Definition of tune in English:

tune

Syllabification: tune
Pronunciation: /t(y)o͞on
 
/

noun

A melody, especially one that characterizes a certain piece of music: she left the theater humming a cheerful tune
More example sentences
  • Jayachandran dismisses the allegation that some of the music composers lift the tune from old songs.
  • For the fanfares and songs, the music director used tunes from Byrd's Battle and other programmatic courtly pieces.
  • The music was some catchy tunes by Richard Rodgers that my friend and I were humming incessantly!
Synonyms

verb

[with object] Back to top  
1Adjust (a musical instrument) to the correct or uniform pitch: he tuned the harp for me
More example sentences
  • It will take money to tune the pianos, but that is far less than what it would cost to purchase a new piano.
  • Now this isn't the only way to tune musical instruments.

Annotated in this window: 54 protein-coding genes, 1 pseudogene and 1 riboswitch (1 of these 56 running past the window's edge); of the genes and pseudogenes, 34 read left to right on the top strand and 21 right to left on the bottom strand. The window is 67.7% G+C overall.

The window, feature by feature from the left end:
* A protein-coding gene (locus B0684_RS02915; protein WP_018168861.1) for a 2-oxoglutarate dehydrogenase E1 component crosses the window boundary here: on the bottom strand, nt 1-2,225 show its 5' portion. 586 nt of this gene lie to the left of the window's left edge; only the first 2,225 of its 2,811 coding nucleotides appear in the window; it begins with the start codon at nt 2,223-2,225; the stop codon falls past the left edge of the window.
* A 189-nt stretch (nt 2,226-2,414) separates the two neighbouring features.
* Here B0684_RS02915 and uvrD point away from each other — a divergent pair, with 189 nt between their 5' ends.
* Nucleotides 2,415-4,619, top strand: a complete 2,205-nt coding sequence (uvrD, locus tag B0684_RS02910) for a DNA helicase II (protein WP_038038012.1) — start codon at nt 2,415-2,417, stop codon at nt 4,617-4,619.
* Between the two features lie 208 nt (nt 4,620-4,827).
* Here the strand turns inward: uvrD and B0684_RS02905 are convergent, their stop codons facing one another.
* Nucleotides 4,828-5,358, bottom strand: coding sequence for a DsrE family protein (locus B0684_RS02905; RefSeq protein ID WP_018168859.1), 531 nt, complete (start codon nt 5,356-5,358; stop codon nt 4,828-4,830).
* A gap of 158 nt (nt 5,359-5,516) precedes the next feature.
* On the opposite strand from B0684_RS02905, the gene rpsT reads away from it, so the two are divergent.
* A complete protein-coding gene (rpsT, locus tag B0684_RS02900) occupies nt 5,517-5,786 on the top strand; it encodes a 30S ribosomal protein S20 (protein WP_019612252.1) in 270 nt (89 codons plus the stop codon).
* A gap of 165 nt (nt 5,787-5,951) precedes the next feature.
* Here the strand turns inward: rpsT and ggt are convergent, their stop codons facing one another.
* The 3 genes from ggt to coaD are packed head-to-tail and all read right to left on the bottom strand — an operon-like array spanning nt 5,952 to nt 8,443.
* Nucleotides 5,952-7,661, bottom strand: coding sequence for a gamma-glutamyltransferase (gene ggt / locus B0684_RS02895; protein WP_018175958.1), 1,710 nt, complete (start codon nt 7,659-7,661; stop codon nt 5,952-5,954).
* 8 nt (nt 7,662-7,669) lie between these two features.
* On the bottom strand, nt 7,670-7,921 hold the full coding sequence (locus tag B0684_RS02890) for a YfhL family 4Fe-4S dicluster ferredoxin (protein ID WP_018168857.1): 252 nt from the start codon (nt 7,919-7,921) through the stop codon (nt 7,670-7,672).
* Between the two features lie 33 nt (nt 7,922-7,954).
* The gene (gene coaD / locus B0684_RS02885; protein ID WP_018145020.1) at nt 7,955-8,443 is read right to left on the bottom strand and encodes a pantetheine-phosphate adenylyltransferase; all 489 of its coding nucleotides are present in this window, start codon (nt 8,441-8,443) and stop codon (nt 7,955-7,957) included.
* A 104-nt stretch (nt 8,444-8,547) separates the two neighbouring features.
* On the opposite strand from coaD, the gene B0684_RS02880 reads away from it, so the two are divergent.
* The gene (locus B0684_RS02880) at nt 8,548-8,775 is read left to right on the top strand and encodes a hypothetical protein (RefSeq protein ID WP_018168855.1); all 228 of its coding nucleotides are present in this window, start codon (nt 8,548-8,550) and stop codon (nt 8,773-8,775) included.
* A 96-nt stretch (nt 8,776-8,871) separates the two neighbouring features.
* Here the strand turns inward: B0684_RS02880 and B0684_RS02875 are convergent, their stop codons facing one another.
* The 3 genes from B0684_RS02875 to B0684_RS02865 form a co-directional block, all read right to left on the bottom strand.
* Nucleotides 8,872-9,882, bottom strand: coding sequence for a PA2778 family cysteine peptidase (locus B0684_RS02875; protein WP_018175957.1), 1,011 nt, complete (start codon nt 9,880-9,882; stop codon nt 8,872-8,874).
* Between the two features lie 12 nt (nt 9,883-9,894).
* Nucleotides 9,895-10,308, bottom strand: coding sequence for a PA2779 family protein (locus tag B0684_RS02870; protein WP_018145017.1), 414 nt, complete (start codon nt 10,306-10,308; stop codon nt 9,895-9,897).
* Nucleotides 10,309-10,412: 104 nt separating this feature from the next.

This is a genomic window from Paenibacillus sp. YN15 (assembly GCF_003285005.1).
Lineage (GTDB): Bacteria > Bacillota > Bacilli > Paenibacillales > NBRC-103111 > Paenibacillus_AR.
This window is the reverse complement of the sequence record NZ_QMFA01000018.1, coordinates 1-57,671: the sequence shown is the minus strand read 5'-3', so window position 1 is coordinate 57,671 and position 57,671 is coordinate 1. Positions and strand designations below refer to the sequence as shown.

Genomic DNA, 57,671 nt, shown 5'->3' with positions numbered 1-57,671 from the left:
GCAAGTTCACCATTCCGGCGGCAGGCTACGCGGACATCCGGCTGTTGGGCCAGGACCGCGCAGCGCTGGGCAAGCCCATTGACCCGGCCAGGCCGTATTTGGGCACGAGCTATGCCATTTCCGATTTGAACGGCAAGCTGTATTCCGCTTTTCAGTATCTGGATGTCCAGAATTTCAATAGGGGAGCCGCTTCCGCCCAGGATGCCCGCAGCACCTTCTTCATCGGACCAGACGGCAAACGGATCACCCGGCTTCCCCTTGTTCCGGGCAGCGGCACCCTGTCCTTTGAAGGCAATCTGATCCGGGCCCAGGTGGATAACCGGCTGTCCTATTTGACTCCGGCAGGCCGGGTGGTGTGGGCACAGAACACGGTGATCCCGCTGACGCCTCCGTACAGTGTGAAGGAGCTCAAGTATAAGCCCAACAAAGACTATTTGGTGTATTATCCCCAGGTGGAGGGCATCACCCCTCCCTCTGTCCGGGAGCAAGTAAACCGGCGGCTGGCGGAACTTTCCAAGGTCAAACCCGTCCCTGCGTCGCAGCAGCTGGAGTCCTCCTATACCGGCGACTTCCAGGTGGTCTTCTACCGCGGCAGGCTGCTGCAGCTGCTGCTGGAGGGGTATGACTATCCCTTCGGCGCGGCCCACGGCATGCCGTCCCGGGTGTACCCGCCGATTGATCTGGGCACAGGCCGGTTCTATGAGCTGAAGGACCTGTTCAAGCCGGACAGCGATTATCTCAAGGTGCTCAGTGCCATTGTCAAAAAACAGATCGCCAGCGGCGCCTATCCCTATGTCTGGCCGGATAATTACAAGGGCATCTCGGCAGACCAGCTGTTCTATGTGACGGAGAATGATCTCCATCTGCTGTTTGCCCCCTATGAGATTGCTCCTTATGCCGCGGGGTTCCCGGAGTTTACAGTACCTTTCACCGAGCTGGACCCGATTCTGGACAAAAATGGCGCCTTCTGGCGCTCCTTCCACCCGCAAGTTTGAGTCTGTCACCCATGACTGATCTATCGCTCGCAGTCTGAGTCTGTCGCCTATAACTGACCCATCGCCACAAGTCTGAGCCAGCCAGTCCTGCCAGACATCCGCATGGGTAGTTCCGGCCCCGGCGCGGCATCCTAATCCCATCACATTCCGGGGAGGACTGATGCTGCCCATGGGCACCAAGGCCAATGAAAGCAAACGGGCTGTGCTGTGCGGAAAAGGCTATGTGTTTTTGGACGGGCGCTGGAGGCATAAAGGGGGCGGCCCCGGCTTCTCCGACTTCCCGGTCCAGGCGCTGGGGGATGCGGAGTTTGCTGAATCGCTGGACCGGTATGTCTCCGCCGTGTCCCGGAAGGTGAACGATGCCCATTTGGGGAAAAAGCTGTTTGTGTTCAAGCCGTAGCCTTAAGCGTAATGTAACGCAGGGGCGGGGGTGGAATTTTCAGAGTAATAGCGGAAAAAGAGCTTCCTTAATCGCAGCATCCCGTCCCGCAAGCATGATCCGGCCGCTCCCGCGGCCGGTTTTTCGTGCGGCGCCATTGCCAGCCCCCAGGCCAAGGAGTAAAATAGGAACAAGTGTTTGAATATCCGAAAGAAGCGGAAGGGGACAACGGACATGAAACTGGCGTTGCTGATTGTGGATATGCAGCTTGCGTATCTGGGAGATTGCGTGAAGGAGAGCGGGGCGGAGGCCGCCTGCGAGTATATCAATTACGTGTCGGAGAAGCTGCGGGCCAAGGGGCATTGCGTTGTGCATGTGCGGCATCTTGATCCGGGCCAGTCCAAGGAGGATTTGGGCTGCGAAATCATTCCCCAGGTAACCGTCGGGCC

• Advertisements for a piano tuning school pictured a woman tuning an upright piano.
Synonyms
adjust, fine-tune, tune up
2Adjust (a receiver circuit such as a radio or television) to the frequency of the required signal: the radio was tuned to the CBC [no object]: they tuned in to watch the game
More example sentences
  • Some radio telescopes can be tuned to this frequency, but some simply can't.
  • This Radio is tuned to ‘inspirational’ easy listening and that's all we get.
  • One radio was tuned to the tanker-control frequency and the other radio directly to the tanker.
3 (often tune up) Adjust (an engine) or balance (mechanical parts) so that a vehicle runs smoothly and efficiently: the suspension was tuned for a softer ride figurative state officials have been tuning up an emergency plan
More example sentences
  • What a difference in performance when your body, like your vehicle, is finely tuned and ‘adjusted’.
  • If you show me a dad who thinks he's a great car mechanic, I will show you a badly tuned engine.
  • Before tuning the engine, you must use a fuel injector additive to improve injection.
4Adjust or adapt (something) to a particular purpose or situation: the animals are finely tuned to life in the desert
More example sentences
  • Bone is a structure finely tuned to its mechanical environment.
  • Our own internal pacemaker tunes our mental and physical energy levels more or less to the cycles of sunlight.